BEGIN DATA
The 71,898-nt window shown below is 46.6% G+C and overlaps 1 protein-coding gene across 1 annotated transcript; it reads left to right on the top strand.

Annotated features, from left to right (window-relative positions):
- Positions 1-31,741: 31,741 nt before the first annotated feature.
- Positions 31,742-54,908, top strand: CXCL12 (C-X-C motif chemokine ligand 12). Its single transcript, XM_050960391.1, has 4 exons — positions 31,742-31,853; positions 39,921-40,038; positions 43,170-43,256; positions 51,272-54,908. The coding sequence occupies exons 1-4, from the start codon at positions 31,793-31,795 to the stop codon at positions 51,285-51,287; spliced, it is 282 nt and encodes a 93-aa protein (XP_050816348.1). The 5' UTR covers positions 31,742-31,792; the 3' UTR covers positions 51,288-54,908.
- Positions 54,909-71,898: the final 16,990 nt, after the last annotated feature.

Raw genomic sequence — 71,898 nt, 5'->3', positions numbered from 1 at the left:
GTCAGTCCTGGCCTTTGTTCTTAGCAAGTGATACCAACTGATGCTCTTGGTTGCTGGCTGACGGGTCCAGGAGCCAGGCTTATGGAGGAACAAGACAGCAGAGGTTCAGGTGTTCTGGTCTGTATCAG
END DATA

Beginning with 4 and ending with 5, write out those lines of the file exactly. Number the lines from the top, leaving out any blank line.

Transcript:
- Positions 31,742-54,908, top strand: CXCL12 (C-X-C motif chemokine ligand 12). Its single transcript, XM_050960391.1, has 4 exons — positions 31,742-31,853; positions 39,921-40,038; positions 43,170-43,256; positions 51,272-54,908. The coding sequence occupies exons 1-4, from the start codon at positions 31,793-31,795 to the stop codon at positions 51,285-51,287; spliced, it is 282 nt and encodes a 93-aa protein (XP_050816348.1). The 5' UTR covers positions 31,742-31,792; the 3' UTR covers positions 51,288-54,908.
- Positions 54,909-71,898: the final 16,990 nt, after the last annotated feature.